Sam Fender: ‘A lot of people don’t like the idea they might be privileged’
Sam Fender is on a mission. He’s using his platform to speak out against the poverty and social inequality that’s surrounded him his whole life. Because if the government won’t act, then someone has to.
Culture wars, class, white male privilege, working-class anger, party politics. Most pop stars will do just about anything to avoid getting into the weeds with these hot-button topics. But not Sam Fender.
With his latest No 1 album, Seventeen Going Under, Sam Fender has bagged three Brit Award nominations and is perilously close to becoming the voice of his generation. As music becomes ever more socially rarefied, and working-class perspectives ever more sidelined, he resonates with hundreds of thousands of ordinary people who don’t often hear their lives reflected at the top of the charts.
“To be honest, with this record, it wasn’t actually a real aim to tackle social issues,” he says. “It was just I’d done therapy for two years once I started getting famous. That, basically, opened up a whole can of worms with my upbringing.
“I just ended up writing about home a lot more, and writing about my life, and writing about my mother. Them stories just have a social conscience in them, because it’s talking about very, very normal things that happen to very normal people.”
As we talk, we are sitting in the storeroom of a food bank in Newcastle. Hundreds of very normal people need help from this place every week. Here to help out at The Big Issue’s invitation, Fender has just been packing up fresh meals and talking to the volunteers who keep this place running.
We’re not far from where he grew up in North Shields. Not far from where he experienced poverty as a child, when his mum couldn’t work due to fibromyalgia and mental health issues.
“When I was a kid, and me mam fell on hard times, I saw how little help there is when you get to that place. There were times where she was like, literally: it’s the rent or the groceries,” he says. “I seen what that did to my mother’s self-esteem. And her mental health. It was the shame of it. She used to always say, ‘I feel embarrassed’. And so that struggle’s always been close to me.”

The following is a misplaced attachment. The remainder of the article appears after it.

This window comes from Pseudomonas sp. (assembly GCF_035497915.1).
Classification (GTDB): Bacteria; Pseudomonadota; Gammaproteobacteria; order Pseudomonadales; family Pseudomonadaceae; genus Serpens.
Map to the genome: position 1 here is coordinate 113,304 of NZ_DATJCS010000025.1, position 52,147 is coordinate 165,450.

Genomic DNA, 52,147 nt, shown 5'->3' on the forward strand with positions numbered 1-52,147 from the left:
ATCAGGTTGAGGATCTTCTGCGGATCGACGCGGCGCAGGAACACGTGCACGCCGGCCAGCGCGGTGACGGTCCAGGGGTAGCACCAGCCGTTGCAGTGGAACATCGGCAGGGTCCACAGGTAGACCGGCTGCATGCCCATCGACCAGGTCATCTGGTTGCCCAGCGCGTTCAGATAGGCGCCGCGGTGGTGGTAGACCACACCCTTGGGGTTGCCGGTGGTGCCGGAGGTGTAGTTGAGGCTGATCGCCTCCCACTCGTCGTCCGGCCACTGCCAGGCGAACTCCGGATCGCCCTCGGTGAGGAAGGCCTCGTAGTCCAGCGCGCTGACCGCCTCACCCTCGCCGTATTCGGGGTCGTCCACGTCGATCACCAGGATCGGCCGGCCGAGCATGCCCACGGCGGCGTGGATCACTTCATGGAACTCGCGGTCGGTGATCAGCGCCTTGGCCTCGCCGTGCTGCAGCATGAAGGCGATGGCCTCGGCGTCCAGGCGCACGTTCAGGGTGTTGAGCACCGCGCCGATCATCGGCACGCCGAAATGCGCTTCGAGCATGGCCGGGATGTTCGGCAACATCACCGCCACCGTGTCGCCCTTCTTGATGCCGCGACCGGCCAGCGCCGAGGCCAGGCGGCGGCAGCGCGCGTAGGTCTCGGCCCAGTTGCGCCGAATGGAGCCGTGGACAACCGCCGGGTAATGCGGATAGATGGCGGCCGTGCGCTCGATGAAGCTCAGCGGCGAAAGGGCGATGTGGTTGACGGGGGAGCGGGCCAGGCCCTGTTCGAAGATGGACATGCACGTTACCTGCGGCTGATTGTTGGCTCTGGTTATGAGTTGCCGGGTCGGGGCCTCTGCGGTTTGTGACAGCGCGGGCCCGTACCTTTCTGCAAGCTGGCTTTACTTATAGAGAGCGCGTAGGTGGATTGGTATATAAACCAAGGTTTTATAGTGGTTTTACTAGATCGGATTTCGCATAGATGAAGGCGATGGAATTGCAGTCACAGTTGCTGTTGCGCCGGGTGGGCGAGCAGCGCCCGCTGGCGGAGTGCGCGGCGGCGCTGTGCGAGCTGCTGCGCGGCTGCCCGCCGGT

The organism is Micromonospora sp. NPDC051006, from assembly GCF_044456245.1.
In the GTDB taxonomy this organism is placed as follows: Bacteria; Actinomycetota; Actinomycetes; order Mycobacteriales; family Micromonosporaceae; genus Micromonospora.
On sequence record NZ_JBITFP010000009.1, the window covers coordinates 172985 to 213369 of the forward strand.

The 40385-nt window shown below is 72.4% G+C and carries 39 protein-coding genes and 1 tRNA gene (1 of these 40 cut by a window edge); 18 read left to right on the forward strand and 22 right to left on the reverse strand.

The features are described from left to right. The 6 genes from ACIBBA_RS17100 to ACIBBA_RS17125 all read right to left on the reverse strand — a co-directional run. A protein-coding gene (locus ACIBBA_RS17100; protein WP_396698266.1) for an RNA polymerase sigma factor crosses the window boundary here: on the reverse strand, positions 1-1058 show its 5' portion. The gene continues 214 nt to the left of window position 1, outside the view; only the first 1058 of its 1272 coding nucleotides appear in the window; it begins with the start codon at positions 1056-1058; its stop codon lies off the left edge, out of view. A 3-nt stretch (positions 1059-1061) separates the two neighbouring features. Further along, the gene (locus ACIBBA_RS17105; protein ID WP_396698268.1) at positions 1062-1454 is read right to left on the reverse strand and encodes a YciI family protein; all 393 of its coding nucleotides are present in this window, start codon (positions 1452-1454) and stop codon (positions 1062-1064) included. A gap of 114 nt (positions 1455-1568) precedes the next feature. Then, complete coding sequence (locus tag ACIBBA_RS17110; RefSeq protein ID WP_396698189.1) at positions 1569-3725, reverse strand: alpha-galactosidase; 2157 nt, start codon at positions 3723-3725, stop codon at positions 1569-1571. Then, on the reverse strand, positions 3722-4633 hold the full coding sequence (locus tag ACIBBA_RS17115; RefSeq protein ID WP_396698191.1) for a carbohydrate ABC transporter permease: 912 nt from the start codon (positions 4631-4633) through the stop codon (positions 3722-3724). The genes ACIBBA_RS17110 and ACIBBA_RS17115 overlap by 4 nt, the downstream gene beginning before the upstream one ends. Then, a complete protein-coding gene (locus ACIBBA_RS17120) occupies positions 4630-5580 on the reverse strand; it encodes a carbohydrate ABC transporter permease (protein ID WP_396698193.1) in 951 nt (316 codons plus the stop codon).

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Now that Sam Fender is successful and famous, he’s been asking himself: “Am I doing anything good with my life?” Over the last couple of years, that quest for meaning led him to build an ongoing relationship with The Big Issue. In late 2020, he met Big Issue seller Earl John Charlton and formed a strong bond that continues to this day.
Charlton has experienced homelessness and addiction issues but now has a full-time job and a place of his own. He credits The Big Issue with turning his life around.
He works at North East Homeless, a charity supporting people who are still in the teeth of the issues he faced not so long ago. Coincidentally, they’re based right near Fender’s studio. “I see Earl like nearly every other day when I’m down there. We’ll always sit and have a cup of tea and a chat,” says Fender. “He’s very empathetic when I’m on a bad day.”
Charlton is always a man with a plan, from putting on poetry nights to taking up boxing – all of it in aid of charity.
“He’ll tell us what his latest shenanigans are and what he’s up to,” Fender smiles. “He is just a diamond. He’s a true hero and a man of the people. But still, I was worried about him when he said he was boxing. He says, ‘Are you gonna come to me fight?’ I said, ‘Aye, I’ll come as long as nowt happens to you. And you better win!’”
It was Charlton’s story, and his determination, that encouraged Fender to find a wider purpose, to explore ways he can harness his platform for good.
“I think I need to do some more stuff to do with this [taking action on poverty],” he explains. “Because the Tories aren’t doing it. We’ve got the worst government I’ve ever seen in my lifetime. My dad reckons it’s one of the worst he’s ever seen. And he’s sixty-fucking-six.”
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By the time we’re sitting in the storeroom, Sam Fender has heard lots of stories of families who are living through similar experiences to him and his mum. They’re people on the sharp end of years of government austerity, now further pummelled by the pandemic.
He’s very obviously moved. And he’s trying to pick apart why so many people in the north-east of England – despite living in some of the country’s most deprived areas – turned away from Labour, their traditional party of representation. Why places like Blyth Valley went Tory in 2019 for the first time in the constituency’s history, heralding the fall of Labour’s so-called Red Wall.
“You’ve got to ask yourself why that’s happening,” he says. “And I think it’s because we’ve got a lot of culture wars being fought at the moment, which need to be fought, for things like LGBTQ+ rights, and racism, and gender inequality. It’s about fucking time that we’re having the conversations we’re having.
“But what I think isn’t really spoken about much is class. I don’t think a lot of the left-wing, liberal papers talk about class as much as they probably should. Or they forget that class is threaded through all of these discussions.
“I’ve had arguments with people who’ve told us how privileged I am for being a man,” he continues, by way of example. “And I completely agree that there is such a thing as white male privilege.